In graphic detail: Google’s Ads Safety Report shows suspect ad activities are on the rise

Big Tech platforms are under fire from all directions, with last week’s grilling of TikTok’s CEO in front of congress a prime example of the political antipathy such players face.

None of this cohort has faced more of this scrutiny than Google — a company that is already under the microscope for its business practices. And it is under such pressure that it takes any opportunity to mount a public defense.

Earlier this week, Google highlighted its efforts to be a good corporate citizen with its latest Ads Safety Report, plus the unveiling of its Ads Transparency Center — a repository of advertisers where third parties can search to verify where ad dollars are coming from.

In a blog post promoting its latest efforts, Alejandro Borgia, Google’s director of ads privacy and safety, noted how the company removed 2 billion more ads last year, compared to previous years.

“In 2022, we added or updated 29 policies for advertisers and publishers,” he wrote. “This included expanding our financial services verification program to 10 new countries, expanding protections for teens, and strengthening our election ads policies.”

Policy enforcement

The top offending ads in the “bad ads” category in 2022 were those that “abuse the ad network” (1.36 billion ads fell into this category), followed by trademark-infringing ads (562 million) that caused Google to block or remove ads.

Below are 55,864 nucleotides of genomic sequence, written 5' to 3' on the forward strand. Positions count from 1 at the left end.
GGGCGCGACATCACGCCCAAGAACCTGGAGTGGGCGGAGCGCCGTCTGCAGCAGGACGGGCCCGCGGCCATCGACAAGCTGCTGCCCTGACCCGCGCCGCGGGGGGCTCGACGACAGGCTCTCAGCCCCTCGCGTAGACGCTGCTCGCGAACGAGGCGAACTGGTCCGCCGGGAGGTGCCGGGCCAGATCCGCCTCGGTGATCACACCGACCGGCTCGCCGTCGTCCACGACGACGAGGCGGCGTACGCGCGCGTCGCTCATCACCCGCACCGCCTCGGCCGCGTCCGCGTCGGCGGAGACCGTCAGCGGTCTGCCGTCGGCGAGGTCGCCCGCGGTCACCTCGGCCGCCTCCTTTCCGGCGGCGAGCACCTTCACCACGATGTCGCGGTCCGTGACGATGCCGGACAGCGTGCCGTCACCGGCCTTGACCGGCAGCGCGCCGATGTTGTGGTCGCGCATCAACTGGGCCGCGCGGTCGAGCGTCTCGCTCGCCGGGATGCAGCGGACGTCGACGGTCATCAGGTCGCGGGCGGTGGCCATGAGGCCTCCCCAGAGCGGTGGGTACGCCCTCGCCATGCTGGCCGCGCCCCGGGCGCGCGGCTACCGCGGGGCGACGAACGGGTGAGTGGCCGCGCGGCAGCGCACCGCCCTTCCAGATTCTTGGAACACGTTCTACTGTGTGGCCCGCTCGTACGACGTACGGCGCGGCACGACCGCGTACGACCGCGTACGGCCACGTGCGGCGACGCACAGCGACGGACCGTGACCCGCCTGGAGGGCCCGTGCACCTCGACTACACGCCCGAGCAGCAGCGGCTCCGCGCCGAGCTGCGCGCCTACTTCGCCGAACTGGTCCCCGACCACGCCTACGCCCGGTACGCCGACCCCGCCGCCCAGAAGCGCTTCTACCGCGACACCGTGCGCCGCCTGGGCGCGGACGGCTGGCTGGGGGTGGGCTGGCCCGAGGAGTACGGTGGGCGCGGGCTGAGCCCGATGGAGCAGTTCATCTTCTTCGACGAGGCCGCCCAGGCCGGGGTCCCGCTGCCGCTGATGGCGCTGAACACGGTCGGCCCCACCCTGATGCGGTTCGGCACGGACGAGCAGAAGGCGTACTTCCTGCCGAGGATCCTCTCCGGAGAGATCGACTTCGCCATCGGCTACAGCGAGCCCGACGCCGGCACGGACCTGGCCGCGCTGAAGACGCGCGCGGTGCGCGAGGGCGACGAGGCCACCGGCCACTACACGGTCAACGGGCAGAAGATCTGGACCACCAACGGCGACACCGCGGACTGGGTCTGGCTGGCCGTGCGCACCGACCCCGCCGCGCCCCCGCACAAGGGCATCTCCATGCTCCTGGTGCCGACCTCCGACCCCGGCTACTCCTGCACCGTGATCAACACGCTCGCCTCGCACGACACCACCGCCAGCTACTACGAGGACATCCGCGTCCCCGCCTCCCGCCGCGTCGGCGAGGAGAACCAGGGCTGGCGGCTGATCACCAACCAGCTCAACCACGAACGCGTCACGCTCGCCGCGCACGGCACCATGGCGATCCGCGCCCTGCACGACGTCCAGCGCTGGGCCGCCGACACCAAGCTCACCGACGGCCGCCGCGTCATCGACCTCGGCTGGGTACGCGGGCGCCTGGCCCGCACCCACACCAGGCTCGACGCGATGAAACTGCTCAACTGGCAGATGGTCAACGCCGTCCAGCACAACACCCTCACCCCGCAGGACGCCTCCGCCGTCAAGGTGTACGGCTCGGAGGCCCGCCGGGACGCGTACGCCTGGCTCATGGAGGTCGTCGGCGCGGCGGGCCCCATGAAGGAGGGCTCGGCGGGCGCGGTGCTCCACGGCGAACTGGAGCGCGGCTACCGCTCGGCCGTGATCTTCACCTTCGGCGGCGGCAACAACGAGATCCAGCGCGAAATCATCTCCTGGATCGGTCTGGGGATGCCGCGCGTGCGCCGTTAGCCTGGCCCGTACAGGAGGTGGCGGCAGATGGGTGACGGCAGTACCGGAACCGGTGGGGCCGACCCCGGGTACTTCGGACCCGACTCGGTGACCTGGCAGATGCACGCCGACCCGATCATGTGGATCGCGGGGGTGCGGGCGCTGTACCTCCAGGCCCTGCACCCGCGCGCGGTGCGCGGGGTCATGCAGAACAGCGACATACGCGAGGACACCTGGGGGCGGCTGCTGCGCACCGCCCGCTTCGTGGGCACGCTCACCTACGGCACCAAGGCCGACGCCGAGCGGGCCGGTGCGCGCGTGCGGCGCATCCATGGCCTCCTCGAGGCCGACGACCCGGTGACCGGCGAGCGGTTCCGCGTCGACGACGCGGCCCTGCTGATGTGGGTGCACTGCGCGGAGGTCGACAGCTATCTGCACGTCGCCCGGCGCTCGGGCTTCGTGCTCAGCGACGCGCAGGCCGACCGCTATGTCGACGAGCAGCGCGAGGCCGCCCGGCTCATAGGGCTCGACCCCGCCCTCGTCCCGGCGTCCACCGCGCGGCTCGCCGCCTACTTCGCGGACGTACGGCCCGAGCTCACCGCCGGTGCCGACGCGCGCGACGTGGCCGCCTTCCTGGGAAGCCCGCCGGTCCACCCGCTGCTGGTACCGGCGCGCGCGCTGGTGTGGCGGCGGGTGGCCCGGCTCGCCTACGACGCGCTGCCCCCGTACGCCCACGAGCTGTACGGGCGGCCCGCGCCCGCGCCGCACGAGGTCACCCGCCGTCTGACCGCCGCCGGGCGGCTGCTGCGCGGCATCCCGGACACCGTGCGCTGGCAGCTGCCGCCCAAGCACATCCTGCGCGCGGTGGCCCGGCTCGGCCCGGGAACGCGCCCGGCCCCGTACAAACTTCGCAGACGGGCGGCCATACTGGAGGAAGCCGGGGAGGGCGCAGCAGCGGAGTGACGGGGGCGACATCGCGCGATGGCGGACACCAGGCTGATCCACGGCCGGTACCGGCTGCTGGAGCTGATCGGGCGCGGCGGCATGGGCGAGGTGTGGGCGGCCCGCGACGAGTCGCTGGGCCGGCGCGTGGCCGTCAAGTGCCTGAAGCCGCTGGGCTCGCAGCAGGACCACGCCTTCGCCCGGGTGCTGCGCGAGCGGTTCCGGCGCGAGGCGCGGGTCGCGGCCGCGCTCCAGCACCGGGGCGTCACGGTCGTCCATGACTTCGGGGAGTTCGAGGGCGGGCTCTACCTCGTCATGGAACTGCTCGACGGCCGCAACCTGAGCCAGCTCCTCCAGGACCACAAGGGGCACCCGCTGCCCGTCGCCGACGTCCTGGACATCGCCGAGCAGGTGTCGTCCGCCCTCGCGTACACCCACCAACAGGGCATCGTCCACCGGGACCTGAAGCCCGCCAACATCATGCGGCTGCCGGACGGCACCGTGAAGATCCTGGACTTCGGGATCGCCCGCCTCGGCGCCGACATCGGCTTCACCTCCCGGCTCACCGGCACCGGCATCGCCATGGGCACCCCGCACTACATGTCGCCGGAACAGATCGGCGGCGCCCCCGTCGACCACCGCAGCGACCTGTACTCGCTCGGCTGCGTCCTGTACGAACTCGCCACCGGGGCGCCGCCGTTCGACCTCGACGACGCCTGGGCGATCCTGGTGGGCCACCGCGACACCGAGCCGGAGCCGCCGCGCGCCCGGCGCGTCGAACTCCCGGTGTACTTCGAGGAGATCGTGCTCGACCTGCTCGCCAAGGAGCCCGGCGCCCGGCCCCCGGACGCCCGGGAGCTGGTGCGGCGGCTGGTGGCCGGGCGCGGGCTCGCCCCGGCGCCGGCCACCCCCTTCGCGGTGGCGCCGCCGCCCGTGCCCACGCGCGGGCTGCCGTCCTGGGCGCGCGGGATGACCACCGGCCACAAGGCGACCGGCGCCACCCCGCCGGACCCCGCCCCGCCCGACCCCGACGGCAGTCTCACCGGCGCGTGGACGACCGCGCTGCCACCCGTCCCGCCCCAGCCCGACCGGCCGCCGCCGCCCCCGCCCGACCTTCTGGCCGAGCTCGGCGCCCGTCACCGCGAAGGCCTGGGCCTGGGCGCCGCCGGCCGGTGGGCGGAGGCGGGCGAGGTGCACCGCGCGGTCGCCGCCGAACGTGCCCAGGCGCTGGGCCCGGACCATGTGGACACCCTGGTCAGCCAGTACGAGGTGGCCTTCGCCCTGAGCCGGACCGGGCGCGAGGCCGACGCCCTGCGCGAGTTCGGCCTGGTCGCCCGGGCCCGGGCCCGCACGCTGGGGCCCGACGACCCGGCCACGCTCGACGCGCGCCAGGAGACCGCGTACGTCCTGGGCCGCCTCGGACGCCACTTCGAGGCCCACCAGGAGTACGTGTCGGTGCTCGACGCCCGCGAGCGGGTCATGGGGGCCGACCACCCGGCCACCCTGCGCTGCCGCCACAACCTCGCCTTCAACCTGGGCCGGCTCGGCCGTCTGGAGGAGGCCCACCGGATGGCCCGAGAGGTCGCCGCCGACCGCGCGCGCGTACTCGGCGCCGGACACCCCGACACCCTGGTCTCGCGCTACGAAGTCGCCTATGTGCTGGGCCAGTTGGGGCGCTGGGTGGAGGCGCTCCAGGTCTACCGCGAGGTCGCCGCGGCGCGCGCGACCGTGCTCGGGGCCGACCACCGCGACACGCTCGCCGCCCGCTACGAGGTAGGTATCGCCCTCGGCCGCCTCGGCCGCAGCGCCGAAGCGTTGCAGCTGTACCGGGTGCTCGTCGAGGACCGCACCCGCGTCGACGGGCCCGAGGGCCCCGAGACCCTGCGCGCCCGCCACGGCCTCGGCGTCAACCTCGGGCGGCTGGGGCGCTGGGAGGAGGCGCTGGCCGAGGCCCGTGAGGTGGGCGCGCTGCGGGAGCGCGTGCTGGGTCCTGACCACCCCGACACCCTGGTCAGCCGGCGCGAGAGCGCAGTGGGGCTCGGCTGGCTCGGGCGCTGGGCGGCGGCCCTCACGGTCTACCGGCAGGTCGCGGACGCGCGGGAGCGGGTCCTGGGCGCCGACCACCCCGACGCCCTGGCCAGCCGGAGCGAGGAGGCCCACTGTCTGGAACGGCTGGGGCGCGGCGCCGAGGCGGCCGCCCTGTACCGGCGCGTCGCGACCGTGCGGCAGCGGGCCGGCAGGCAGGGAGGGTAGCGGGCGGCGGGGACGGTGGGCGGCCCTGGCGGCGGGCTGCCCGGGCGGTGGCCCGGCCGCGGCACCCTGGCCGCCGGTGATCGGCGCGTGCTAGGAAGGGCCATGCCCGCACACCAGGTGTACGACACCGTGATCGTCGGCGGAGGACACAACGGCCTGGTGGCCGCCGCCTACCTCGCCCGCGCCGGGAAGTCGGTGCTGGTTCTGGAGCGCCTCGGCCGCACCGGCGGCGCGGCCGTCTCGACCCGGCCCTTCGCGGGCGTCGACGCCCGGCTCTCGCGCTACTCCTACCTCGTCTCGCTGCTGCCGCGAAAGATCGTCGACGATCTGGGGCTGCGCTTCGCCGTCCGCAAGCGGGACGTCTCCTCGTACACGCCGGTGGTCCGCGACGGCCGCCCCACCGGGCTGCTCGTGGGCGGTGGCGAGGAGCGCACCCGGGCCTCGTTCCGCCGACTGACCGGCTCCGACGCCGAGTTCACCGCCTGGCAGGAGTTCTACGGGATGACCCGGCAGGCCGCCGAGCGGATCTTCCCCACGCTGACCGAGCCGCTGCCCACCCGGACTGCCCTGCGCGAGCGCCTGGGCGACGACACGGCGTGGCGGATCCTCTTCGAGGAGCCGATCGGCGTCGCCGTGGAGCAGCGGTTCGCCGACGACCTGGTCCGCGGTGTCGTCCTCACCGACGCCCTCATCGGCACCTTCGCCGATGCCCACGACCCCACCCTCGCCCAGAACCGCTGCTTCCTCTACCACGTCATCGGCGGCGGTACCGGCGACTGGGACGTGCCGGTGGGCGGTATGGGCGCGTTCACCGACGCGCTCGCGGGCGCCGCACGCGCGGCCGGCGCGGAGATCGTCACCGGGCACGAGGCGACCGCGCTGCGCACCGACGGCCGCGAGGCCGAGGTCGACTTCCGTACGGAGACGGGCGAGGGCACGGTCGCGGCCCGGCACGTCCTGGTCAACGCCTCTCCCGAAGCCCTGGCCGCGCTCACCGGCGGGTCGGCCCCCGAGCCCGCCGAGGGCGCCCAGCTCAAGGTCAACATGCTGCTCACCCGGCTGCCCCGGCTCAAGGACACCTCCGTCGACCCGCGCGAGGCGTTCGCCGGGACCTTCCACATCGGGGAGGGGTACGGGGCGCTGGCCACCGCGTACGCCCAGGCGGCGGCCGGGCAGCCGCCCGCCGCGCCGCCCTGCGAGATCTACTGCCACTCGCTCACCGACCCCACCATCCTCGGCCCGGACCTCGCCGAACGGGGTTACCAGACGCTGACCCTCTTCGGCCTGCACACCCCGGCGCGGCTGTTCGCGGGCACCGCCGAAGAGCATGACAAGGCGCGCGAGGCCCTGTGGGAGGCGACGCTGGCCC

Google maintains the causes behind the uptick in the number of ads stopped between 2021 and 2022 were updated policies, as well as increased investment in the technology and manpower required to screen such content.

“This represents an increase of 2 billion more ads removed in 2022 from the previous year,” read Borgia’s blog post. “We also blocked or restricted ads from serving on over 1.5 billion publisher pages and took broader site-level enforcement action on over 143,000 publisher sites.”

Publisher enforcement

According to Borgia, Google took site-level enforcement on 143,000 publisher websites in 2022, up from 63,000 during the previous 12-month period. He further noted how The Ads Transparency Center will let users check what specific ads an advertiser has run, including which ads ran in their region as well as the dates of their last campaign activity.

Additionally, Google also maintains that it suspended more than 6.7 million advertisers’ accounts in 2022. Athough, for Nandini Jammi, co-founder of ad tech watchdog body Check My Ads, the online advertising giant needs to provide further context in order to provide full transparency. “We don’t know the percentage [of the total number of ads Google serves], or what this actually means … this could be just 0.05% of all of their business,” she added.

Jammi further said that Google’s claims of policing the ad industry from bad actors would be better validated by engaging in more granular-level checking of its ads, as opposed to telegraphing a piecemeal approach. “Without context, the numbers are essentially meaningless, they could put up any number and it will make no difference,” Jammi concluded.

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